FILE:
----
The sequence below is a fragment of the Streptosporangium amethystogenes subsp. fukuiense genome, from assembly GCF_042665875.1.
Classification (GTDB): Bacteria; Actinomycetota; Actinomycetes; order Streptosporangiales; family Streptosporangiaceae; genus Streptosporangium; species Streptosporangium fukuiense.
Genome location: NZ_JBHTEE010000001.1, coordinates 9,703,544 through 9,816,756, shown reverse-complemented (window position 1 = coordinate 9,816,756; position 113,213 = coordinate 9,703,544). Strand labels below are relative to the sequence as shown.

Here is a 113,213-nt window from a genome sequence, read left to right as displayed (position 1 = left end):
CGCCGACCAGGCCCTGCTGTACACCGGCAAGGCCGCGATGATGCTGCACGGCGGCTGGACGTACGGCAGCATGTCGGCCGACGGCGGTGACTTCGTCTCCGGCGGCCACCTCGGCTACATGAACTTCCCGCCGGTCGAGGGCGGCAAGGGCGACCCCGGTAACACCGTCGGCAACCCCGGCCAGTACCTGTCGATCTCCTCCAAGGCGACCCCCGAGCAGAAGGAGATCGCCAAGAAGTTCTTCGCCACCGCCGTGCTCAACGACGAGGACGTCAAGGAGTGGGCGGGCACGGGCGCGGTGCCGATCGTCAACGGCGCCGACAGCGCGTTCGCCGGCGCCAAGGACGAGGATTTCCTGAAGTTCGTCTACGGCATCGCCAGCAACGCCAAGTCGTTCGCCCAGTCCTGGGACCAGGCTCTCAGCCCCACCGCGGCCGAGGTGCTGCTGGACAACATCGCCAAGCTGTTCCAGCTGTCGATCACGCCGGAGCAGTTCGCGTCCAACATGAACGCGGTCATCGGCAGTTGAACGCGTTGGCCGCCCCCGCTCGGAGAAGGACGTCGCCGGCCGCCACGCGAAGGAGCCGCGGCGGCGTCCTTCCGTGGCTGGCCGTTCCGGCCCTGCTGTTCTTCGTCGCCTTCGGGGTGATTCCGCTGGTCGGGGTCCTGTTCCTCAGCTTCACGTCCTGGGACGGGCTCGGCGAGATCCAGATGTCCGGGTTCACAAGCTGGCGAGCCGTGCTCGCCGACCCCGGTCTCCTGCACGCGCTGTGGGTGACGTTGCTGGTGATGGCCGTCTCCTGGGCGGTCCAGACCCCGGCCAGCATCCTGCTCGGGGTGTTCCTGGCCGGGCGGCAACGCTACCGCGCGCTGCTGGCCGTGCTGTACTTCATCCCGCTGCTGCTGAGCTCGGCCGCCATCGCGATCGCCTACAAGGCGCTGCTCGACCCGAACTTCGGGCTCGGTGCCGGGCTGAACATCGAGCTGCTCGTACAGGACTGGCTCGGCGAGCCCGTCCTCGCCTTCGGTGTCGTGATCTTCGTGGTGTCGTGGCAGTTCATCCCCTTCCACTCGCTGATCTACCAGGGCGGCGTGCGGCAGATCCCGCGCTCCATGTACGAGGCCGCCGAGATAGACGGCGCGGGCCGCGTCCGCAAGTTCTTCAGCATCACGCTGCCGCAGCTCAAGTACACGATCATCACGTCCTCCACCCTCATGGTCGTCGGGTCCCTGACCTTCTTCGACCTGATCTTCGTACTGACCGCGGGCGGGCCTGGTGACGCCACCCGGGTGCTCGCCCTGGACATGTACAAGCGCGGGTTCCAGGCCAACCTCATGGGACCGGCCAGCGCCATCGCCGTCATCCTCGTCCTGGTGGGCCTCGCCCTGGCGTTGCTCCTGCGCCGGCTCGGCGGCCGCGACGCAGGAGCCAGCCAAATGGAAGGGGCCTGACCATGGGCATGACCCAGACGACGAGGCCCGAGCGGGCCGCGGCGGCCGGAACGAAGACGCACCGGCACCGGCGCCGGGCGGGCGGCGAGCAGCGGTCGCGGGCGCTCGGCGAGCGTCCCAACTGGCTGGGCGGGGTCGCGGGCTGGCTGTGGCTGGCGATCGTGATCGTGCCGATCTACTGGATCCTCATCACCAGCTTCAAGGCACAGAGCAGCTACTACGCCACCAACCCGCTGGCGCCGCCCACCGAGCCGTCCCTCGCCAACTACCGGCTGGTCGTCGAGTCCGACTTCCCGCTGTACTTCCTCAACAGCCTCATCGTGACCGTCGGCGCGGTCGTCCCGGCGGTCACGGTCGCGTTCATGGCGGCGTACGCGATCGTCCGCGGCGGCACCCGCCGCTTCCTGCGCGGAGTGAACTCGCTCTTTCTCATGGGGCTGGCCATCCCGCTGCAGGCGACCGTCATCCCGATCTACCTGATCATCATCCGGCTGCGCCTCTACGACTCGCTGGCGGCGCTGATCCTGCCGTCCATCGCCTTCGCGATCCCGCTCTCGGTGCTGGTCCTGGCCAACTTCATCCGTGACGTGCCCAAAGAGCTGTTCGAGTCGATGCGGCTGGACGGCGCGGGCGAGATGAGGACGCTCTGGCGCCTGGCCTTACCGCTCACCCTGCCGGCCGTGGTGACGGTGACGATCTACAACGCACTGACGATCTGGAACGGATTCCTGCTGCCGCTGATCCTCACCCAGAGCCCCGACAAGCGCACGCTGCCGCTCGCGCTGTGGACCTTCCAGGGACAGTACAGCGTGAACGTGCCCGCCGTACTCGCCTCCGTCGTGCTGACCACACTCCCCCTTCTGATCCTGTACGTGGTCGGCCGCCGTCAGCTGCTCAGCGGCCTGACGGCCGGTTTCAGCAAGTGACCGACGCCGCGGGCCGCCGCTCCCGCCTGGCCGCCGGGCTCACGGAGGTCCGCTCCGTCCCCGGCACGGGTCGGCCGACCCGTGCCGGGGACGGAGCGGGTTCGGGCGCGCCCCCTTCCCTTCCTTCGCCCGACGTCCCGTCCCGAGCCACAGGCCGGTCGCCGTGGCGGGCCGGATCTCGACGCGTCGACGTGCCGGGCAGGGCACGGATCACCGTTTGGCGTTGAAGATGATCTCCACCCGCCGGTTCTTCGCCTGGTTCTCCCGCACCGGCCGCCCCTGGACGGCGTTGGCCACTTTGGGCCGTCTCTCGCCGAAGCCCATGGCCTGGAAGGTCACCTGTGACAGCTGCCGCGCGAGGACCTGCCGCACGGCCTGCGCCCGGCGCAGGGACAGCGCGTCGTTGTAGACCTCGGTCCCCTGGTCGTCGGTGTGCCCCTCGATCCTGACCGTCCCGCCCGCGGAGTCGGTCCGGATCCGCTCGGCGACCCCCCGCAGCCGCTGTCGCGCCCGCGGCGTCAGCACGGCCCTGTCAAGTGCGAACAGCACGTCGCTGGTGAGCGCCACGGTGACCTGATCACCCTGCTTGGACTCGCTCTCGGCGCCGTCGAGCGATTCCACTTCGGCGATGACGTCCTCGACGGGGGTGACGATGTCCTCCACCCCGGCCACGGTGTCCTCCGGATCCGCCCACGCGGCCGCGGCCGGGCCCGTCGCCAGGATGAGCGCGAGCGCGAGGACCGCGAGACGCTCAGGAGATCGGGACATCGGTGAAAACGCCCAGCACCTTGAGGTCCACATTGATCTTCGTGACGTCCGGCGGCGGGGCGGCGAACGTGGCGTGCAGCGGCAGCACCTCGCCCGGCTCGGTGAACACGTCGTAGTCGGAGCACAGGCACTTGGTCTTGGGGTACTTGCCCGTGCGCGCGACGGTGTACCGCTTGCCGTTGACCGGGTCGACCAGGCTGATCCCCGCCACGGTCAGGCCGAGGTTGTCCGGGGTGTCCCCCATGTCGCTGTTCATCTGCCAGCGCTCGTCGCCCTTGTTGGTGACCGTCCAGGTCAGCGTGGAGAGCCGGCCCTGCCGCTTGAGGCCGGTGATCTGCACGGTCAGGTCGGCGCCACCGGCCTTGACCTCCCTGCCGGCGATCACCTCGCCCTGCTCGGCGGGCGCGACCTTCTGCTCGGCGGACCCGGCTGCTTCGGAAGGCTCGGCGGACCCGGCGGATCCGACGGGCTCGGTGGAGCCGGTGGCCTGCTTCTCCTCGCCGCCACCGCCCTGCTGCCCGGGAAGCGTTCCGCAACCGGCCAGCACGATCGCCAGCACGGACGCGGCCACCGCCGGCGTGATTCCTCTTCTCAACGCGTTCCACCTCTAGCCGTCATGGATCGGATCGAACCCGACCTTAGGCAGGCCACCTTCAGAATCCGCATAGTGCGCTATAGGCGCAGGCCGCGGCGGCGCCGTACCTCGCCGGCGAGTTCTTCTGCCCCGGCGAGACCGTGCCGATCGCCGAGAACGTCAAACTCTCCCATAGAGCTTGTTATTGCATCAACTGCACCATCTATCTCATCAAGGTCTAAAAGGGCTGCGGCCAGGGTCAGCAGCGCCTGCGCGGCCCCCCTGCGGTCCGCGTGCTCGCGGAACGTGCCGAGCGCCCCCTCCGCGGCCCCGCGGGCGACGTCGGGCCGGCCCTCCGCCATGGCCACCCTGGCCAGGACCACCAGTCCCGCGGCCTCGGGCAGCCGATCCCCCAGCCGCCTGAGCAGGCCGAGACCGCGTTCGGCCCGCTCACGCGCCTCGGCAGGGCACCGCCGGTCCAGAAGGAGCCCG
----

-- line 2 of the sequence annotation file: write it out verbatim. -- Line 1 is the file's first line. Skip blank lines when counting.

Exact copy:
Classification (GTDB): Bacteria; Actinomycetota; Actinomycetes; order Streptosporangiales; family Streptosporangiaceae; genus Streptosporangium; species Streptosporangium fukuiense.